Next week I am hoping to attend the 1st Asian Ministerial Conference on Disaster Risk Reducation in New Delhi, India. The meeting is a follow-up to the global meeting in Sendai last year. I will support the teams from Partners for Resilience from India, Indonesia and The Philippines.
The meeting starts rigth after the last day of the Diwali festival, hugely celebrated as I recall from our years in India. Spiritually Diwali signifies the victory of light over darkness, good over evil, knowledge over ignorance, and hope over despair. The timing of the conference could not have been chosen better in that regard as far as the Indian hosts are concerned. I am flying in on October 30, Amavasha, the highlight of Diwali, with new moon. When the moon has completely disappeared and lights are lit over the whole city. Must be an astonishing view from air (if not polluted). Beautiful rangoli art will be decorating floors and doorsteps to welcome Laxmi, the godess of wealth and fortune, into the homes.
However, the region is prone to disasters, bring poverty and misfortune to a a lot of homes. The Philippines is just recovering from two massive typhoons. Hence for the Ministers heading Disaster Management departments this meeting offers a good opportunity to compare notes about ways to reduce risks and search for the true diwali light that not only burns for the rich and wealthy but also turns ignorance into knowledge for the marginalized of society living in disaster prone places. Partners for Resilience will be presenting their key-statements in several sessions, highlighting the need to integrate Disaster Risk Reduction, Climate Change Adaptation and Ecosystem Management and Restoration, basically bringing together humanitarian aid, climate and development agenda's.
That leads me to point to yet another imporant High Level Meeting soon coming up in Nairobi, following an earlier gathering in Mexico City two years ago. This meeting is co-chaired by the Dutch minister for Aid and Trade, Lilianne Ploumen, emphasizing the need for partnership to achieve all sustainable development goals. An online consultation on a draft outcome document has just started. Will be good to contribute and support these efforts.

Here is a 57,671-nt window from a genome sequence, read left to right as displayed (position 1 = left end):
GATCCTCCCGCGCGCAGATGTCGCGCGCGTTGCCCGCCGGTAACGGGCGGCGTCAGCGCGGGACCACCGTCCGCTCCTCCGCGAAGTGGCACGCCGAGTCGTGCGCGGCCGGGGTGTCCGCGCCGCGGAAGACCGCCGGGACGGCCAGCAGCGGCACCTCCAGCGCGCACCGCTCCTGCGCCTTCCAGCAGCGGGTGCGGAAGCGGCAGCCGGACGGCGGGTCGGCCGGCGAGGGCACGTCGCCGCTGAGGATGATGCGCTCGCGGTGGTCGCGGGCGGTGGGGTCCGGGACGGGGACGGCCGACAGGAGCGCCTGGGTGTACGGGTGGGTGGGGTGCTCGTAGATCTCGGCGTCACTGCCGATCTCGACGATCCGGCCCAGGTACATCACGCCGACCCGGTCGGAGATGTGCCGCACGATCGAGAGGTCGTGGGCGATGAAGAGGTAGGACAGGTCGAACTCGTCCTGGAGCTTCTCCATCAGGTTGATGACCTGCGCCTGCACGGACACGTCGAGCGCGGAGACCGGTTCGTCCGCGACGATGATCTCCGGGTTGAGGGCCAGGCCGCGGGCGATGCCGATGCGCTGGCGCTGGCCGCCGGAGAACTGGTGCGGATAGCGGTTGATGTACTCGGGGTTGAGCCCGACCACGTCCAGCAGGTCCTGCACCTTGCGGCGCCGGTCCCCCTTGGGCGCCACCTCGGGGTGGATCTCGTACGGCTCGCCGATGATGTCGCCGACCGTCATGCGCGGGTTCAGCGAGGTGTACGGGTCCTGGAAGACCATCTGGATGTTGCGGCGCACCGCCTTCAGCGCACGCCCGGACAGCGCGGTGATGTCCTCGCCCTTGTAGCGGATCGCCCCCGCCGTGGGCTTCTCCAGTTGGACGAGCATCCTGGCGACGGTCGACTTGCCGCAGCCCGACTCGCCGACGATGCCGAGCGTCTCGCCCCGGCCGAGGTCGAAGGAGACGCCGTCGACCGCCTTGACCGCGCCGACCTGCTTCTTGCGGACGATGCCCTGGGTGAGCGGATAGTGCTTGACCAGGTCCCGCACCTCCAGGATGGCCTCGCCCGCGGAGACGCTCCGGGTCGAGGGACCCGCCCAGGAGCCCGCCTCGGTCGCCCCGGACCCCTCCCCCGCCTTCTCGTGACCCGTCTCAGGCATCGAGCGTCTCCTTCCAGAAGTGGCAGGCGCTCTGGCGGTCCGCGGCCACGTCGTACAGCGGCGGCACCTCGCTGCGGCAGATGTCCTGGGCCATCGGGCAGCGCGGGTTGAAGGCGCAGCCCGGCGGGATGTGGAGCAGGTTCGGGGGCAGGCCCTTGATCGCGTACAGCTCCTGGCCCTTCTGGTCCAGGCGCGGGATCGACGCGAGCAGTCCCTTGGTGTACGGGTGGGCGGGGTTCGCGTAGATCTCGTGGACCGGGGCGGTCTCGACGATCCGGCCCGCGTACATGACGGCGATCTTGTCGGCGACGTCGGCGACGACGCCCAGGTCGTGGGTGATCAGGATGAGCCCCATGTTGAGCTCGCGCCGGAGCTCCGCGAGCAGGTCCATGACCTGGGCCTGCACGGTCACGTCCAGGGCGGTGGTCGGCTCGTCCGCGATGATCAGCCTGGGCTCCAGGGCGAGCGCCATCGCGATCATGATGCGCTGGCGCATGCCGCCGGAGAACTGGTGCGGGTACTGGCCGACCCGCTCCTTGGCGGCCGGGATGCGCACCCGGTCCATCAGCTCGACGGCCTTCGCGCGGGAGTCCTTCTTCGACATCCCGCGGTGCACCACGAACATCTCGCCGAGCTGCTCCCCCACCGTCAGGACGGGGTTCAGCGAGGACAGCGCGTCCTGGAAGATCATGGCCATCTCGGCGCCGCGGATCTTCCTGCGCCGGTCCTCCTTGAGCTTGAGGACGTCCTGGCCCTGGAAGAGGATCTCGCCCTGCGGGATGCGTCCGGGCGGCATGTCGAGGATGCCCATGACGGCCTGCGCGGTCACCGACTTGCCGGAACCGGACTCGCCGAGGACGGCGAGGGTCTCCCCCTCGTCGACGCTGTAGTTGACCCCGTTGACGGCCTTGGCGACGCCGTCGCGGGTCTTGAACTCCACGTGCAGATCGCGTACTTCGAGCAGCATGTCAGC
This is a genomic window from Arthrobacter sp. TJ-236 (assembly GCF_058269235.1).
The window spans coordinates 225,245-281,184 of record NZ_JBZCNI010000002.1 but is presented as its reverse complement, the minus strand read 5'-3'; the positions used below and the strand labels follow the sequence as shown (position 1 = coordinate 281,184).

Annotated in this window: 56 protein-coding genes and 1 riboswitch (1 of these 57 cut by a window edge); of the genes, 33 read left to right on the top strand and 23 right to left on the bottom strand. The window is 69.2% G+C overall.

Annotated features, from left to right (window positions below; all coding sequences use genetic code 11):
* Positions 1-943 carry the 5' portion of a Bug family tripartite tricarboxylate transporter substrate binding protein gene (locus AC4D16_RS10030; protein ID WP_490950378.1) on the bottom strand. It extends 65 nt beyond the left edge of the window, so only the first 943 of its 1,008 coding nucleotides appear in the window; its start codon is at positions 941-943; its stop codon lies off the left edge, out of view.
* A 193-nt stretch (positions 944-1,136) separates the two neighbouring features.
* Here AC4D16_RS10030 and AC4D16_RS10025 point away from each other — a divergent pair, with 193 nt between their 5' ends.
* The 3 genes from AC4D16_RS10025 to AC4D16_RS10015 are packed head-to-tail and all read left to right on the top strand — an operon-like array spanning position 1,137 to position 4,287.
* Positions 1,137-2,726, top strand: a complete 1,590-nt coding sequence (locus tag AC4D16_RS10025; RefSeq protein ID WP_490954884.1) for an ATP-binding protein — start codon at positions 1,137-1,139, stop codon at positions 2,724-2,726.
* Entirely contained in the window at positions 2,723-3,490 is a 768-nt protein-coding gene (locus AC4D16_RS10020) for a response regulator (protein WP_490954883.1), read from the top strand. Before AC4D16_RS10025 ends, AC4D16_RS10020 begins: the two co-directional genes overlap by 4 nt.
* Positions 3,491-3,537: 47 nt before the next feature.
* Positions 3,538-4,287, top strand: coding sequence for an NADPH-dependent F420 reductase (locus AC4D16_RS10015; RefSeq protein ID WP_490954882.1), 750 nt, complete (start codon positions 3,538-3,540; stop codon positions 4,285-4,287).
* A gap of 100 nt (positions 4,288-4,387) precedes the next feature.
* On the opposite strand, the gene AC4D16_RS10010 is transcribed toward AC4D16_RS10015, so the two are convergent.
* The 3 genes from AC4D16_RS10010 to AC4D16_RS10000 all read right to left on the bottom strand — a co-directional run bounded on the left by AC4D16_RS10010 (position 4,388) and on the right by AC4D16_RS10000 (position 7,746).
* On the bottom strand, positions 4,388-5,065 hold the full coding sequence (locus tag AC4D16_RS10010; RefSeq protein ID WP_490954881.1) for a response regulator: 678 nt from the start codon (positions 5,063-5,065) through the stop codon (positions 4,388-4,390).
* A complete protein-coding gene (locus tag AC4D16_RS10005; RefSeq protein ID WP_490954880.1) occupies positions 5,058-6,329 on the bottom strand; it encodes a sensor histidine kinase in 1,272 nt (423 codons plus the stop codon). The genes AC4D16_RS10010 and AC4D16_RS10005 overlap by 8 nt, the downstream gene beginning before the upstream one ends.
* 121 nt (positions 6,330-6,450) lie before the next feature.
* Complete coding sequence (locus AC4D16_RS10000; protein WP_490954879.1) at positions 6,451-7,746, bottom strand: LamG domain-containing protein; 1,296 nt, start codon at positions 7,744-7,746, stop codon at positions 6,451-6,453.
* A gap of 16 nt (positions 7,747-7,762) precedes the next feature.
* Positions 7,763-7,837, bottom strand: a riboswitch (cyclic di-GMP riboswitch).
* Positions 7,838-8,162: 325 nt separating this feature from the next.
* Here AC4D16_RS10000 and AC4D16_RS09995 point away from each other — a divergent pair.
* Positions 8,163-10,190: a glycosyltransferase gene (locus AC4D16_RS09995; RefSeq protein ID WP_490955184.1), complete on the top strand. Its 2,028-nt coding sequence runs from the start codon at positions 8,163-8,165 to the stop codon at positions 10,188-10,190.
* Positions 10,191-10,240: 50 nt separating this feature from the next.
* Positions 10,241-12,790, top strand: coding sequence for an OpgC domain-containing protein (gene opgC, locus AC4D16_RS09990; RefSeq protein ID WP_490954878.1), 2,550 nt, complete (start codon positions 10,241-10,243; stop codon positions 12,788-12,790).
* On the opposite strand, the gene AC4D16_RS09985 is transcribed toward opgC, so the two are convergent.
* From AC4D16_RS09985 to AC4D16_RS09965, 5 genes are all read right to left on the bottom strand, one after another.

Anyway, to all my India colleagues I say: Happy Diwali!
While many colleagues were in New York lobbying for new commitments, as program staff we were quite busy with finalizing the inception phase of one of those commitments made in Paris last year on addressing Climate Change to include vulnerable communities in negotiation processes and consider ecosystems while designing solutions.
What we developed in the process is a local Dialogue Capacity Framework that contextualizes advocacy or policy influencing. An enlightment based paradigm of what advocacy and policy influencing is all about is quite dominant in the discourse surrounding advocacy programming. Whether an NGO is considered a good watchdog is hard to judge for outsiders. Do you know what it needs to bark on? Asking a dog itself what capacities it requires for 'barking' may sound a bit odd. The question probably is not how to bark but when to bark. This may particularly hold for NGOs that bark all the time, but are not listened to or in the worst case are even put in a kennel. They may no longer be allowed to move freely over the property and snif around in places to trace intruders.
So how to strengthen watchdog capacities? What makes a good watchdog? Does its size matter? Or its previous experience with intruders? Or does its relationship to the landlord matter for the energy it puts into protection. If the landlord is not nice to the watchdog, will the dog stay at the compound, or will it run the moment the gate is found open? Writing nice policy briefs (bringing the newspaper from the doorstep to the living room) will be appreciated but is this always required? The strange thing with dogs is, even if the owner does not treat her well it usually stays loyal.
It is going to be important to know what behavior a dog shows in the face of change of environment. Exposure to other dogs often triggers more barking then necessary or desired. Maybe it is time for some hunting dogs who cooperate better and are out in the field to drive their prey in the desired direction. In fact, it is interesting to learn about the different roles a dog can have and the website dogscience.org carries a number of important lessons that equally may apply to NGOs that consider themselves watchdogs but are in fact barking dogs. Voilá, your recipe for effective advocacy training! The most important question to ask would probably be: Whose 'dog' are you training?
"The role of the watchdog is not to attack intruders. Nor is it to forestall an attack by the same. Nor, is the role of the watchdog to bark at everything he sees. Rather, the proper role of a well trained watchdog is to sound the alarm by barking when he sees someone do one of those specific things that he has been trained to watch for. Your task as someone who is about to train a watchdog is - first - to make a list of those things that you want your watchdog-to-be to bark at and - second - to arrange the training contingencies to ensure that your dog always barks at those things. However, just as importantly, you must ensure that your dog will bark only at those things"
My name is Reinier van Hoffen, founder of URAIDE.
Click here for a summary.
Also find the text of a lecture Dr. Achterhuis held at the 2012 Bilderberg conference.